The MTBE picture is complicated, and thus I expect there to be many opinions on how to handle it. Until 2008, the EIA published a monthly supply/demand picture on MTBE. The report is called Monthly Oxygenate Report, and the historical data are still all there. Figure 29 of this USGS report confirms that MTBE production had plateaued in the years 1999-2002 at just over 3 billion gallons per year. During 2002, production dropped sharply as it started to be phased out. If you look at this year end 2003 report, they show historical production separated into merchant plants and captive plants. (See Table D-4). The EIA defines a merchant plant as one that isomerizes normal butane to isobutane, dehydrogenates isobutane to isobutylene, and then reacts the isobutylene with methanol to produce MTBE. The definition of a captive plant is one that takes isobutylene, produced as a byproduct of refinery operations, and reacts it with methanol to produce MTBE.
The previous definitions are important for understanding how the MTBE phase-out should have impacted the import picture. Because butane is captured both in the import numbers and in the petroleum demand numbers, any ethanol that displaced MTBE should have backed out butane imports – thus lowering total imports. But, MTBE is partially produced from methanol, which is generally produced from domestic natural gas. Natural gas is not captured in the petroleum imports number, nor is it captured in the demand number. Thus, ethanol that backed out MTBE would not have impacted the natural gas piece that went into MTBE. So what we have then is that some of the ethanol ramp-up would have been diverted into MTBE replacement without being expected to have impacted demand.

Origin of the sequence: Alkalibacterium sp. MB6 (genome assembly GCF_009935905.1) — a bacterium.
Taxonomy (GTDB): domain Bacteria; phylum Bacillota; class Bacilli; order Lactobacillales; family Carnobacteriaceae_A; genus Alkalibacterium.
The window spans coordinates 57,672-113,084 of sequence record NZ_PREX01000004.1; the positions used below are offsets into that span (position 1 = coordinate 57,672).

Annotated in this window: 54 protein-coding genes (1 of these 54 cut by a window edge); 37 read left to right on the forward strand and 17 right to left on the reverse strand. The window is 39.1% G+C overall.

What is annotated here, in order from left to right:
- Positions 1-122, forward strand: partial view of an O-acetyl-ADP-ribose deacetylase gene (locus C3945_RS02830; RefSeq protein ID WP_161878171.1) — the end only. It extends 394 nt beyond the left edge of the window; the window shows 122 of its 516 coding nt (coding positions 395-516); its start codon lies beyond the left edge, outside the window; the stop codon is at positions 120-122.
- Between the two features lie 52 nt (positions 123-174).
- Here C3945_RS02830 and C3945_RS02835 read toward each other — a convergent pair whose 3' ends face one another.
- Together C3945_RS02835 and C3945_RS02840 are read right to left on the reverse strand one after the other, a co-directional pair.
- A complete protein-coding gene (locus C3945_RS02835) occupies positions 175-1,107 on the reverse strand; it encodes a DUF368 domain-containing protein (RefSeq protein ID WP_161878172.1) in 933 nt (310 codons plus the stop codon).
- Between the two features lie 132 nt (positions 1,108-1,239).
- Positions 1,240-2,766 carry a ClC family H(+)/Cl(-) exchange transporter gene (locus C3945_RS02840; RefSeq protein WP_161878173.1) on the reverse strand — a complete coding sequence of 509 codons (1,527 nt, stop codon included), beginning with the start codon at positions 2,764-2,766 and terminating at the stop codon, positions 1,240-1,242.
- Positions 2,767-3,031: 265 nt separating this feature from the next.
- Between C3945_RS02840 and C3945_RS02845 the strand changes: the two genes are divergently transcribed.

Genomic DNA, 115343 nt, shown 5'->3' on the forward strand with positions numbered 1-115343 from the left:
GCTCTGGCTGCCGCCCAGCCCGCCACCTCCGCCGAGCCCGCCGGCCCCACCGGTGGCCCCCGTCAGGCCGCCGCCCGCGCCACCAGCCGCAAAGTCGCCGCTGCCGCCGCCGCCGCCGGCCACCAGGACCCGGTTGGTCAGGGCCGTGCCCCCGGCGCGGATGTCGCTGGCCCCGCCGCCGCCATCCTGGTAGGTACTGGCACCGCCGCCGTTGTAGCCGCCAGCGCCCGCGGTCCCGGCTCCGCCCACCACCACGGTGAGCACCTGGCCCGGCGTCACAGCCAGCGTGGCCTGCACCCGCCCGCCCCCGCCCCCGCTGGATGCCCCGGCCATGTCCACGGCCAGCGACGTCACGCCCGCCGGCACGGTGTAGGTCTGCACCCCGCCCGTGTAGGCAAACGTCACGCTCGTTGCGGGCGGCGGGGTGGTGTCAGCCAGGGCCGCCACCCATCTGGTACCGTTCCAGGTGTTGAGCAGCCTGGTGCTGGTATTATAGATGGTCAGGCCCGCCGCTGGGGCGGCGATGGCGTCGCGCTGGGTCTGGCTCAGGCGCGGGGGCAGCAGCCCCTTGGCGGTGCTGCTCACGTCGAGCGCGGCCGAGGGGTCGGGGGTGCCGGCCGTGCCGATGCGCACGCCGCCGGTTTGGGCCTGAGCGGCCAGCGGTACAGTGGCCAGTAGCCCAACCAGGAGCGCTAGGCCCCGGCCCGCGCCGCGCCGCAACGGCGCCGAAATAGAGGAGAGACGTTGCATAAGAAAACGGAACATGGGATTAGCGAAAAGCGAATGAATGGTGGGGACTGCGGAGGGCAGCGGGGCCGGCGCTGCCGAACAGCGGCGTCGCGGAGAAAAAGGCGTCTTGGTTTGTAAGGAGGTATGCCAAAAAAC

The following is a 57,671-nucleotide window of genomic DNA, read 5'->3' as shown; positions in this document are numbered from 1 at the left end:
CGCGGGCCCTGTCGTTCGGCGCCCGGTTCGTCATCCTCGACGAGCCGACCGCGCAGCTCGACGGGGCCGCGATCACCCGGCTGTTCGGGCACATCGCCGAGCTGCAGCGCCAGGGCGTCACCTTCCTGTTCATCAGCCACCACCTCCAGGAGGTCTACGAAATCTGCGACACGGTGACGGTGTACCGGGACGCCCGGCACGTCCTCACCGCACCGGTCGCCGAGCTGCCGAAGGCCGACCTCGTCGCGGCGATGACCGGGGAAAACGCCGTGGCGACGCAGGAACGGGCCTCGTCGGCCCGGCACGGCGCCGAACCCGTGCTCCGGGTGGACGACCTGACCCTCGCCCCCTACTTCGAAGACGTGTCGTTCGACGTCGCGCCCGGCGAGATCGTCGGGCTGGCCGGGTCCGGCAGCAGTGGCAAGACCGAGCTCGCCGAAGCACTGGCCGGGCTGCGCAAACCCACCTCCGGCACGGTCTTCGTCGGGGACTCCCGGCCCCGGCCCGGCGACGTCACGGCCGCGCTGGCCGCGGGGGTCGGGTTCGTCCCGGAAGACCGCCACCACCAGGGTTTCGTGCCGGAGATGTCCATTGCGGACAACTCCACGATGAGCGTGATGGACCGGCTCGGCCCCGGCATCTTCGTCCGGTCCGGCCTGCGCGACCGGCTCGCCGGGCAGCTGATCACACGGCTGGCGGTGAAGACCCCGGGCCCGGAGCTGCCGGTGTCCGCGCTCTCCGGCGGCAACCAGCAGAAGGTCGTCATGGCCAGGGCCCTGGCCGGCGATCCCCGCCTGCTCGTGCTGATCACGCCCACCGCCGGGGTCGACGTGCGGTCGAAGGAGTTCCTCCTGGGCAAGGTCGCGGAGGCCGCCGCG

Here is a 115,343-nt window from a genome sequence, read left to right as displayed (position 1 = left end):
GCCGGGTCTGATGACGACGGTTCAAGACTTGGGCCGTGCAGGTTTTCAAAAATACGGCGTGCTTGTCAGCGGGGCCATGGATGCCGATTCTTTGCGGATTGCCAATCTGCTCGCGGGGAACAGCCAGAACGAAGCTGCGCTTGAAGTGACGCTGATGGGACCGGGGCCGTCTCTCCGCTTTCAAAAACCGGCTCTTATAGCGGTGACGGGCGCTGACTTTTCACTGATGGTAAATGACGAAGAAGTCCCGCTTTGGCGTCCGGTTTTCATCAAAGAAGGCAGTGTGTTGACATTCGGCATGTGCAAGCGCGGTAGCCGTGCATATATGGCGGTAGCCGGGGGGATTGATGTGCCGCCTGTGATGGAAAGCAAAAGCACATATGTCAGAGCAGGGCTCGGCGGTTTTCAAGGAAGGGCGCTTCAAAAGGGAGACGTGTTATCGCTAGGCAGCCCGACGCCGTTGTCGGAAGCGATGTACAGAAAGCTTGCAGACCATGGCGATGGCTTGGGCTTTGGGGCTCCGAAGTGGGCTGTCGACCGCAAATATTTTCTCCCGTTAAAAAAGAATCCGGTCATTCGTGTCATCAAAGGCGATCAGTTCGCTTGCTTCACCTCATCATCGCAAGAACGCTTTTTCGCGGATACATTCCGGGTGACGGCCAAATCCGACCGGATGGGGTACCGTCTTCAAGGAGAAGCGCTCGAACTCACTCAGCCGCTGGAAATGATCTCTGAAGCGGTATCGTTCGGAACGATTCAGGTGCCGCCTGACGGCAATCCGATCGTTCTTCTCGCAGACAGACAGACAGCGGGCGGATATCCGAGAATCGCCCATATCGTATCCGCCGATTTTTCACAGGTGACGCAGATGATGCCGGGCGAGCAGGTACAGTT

How much? The portion that came from the natural gas. The MTBE reaction as stated above requires isobutylene and methanol. One molecule of MTBE has one molecule of embedded methane (via methanol). Let’s make the best case assumption that all MTBE production was replaced by ethanol. In 2002, ethanol production was really ramping up and MTBE was falling off the plateau. So let’s take the last year of strong production, 2001, and assume that must be replaced by ethanol. In 2001, MTBE production averaged 212,000 bbl/day for the year (per the previous historical report). The EIA did a comprehensive study of the MTBE replacement issue in 2006, and they concluded that from the oxygenate perspective, it takes 9 barrels of ethanol to replace 10 barrels of MTBE.